Fitness guru Jack LaLanne dies at 96 in California
By Steve Gorman
LOS ANGELES (Reuters) - Jack LaLanne, a one-time sugar-holic who became a television fitness guru preaching exercise and healthy diet to a generation of American housewives, died on Sunday at age 96, his daughter said.
LaLanne, who became U.S. television fixture in his close-fitting jumpsuit starting in 1959 and came to be regarded as the father of the modern fitness movement, succumbed to pneumonia following a brief illness at his home in Morro Bay, along the California's central coast.
"He was surrounded by his family and passed very peacefully and in no distress ... and with the football game on Sunday, so everything was normal," Yvonne LaLanne, 66, told Reuters.
She said her father had remained active until a few months ago, including the taping of a recent public TV special.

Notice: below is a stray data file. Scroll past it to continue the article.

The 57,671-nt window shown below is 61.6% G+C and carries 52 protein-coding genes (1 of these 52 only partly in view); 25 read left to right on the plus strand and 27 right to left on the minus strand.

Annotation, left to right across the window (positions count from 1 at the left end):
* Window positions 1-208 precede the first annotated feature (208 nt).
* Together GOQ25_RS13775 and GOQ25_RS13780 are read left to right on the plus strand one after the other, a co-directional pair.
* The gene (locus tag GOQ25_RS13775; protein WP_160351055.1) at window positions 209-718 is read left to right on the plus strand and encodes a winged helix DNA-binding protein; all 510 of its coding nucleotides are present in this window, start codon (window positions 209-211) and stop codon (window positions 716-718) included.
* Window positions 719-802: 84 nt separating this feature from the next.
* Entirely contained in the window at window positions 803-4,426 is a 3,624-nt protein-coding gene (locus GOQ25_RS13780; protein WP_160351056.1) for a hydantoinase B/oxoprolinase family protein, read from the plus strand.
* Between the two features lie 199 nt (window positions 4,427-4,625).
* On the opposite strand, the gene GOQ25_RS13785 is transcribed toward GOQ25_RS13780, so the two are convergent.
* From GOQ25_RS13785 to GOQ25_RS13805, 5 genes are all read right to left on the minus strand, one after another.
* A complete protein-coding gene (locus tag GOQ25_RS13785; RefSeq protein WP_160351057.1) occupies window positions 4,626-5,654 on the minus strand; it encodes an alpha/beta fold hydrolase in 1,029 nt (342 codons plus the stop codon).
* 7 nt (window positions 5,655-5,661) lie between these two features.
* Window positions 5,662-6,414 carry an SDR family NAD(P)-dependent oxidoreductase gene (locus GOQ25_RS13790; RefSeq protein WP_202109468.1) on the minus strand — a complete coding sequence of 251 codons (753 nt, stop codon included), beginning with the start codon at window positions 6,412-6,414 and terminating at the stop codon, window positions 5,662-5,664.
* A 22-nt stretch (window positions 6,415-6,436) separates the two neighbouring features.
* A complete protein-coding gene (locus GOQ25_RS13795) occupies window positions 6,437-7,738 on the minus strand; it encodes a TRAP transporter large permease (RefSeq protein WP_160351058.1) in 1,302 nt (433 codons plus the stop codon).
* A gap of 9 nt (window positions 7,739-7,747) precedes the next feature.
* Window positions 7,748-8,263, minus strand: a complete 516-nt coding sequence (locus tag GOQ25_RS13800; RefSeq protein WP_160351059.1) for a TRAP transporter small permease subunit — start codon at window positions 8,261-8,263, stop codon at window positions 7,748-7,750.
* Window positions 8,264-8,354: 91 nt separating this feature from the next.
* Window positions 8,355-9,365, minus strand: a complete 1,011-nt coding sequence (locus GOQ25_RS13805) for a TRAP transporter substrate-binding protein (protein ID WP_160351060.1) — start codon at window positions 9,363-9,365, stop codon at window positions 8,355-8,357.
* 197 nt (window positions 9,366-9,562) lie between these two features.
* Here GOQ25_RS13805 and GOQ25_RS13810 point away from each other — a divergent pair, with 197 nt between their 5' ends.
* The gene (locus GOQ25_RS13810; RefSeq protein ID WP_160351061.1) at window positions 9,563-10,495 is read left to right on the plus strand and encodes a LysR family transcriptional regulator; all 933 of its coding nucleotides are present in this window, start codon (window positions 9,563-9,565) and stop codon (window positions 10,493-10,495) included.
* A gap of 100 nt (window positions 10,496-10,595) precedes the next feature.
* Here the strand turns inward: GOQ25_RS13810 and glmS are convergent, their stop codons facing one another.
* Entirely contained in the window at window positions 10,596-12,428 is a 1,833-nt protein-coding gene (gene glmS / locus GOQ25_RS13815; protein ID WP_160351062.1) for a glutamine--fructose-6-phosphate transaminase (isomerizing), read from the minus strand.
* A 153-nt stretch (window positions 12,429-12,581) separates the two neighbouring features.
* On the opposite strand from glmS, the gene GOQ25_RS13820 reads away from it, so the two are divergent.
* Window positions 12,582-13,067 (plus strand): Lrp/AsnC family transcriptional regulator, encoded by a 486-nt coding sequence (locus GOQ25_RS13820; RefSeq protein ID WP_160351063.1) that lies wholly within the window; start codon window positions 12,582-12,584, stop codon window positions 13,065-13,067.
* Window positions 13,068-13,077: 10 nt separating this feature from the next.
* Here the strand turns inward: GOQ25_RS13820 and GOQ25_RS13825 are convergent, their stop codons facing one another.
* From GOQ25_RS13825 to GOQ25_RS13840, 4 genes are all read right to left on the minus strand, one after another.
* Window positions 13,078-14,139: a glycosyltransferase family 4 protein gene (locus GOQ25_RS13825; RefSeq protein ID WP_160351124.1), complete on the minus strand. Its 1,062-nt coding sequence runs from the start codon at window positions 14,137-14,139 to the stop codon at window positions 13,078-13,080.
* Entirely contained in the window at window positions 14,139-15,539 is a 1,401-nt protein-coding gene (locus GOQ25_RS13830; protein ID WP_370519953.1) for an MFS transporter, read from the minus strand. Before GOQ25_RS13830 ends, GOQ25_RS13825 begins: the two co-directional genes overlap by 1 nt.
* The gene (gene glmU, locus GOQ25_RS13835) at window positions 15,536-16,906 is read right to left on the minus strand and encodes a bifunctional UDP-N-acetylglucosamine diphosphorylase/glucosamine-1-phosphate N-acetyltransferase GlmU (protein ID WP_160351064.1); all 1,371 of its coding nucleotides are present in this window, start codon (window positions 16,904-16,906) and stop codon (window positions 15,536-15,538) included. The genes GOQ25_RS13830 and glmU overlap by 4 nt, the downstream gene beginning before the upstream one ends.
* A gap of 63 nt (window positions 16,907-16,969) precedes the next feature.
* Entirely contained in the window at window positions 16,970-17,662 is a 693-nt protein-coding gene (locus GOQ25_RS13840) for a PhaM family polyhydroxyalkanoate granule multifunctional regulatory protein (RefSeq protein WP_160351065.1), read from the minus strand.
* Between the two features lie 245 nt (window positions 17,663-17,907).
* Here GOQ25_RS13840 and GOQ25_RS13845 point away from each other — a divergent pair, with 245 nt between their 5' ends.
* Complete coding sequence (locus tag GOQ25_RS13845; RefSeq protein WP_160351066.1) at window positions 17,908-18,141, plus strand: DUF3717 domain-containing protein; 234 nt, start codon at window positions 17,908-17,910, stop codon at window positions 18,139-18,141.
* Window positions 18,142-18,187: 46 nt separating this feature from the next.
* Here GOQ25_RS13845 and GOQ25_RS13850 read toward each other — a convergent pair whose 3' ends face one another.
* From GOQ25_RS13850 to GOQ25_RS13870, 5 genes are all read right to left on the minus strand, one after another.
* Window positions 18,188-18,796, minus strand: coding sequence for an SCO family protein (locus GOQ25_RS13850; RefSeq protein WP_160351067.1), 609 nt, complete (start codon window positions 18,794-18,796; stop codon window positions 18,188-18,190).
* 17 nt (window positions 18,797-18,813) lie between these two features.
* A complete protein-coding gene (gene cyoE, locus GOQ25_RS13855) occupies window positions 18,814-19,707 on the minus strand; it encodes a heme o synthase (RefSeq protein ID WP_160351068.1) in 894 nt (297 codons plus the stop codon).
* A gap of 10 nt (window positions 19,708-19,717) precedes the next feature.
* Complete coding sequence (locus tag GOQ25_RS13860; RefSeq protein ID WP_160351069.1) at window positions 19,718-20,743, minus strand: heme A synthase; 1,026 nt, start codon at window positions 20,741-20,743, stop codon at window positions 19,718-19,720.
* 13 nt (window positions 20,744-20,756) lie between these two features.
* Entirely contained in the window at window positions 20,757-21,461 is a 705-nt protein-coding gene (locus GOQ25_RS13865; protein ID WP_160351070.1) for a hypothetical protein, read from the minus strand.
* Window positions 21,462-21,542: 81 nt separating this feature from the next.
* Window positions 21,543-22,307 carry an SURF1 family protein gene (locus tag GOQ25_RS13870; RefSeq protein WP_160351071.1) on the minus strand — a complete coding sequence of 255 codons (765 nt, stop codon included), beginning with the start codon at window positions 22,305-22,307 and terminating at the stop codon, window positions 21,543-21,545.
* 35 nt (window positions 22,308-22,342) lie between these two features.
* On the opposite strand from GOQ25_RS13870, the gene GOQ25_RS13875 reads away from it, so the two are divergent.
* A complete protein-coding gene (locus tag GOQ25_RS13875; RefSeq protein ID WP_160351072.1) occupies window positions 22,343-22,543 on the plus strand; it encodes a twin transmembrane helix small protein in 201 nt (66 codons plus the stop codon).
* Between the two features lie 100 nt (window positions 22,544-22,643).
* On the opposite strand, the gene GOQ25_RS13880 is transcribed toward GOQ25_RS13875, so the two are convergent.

Well into his 90s, LaLanne exercised for two hours a day. A typical workout would be 90 minutes of weightlifting and 30 minutes of swimming, changing his routine every 30 days.
He preached the gospel of exercise, raw vegetables and clean living long after his contemporaries had traded in their bicycles for nursing home beds.
"I can't die," LaLanne would say. "It would ruin my image."
LaLanne was born Francois Henri LaLanne on September 26, 1914, in San Francisco, the son of French immigrants. He said he grew into a "sugar-holic" who suffered terrible headaches, mood swings and depression. Continued...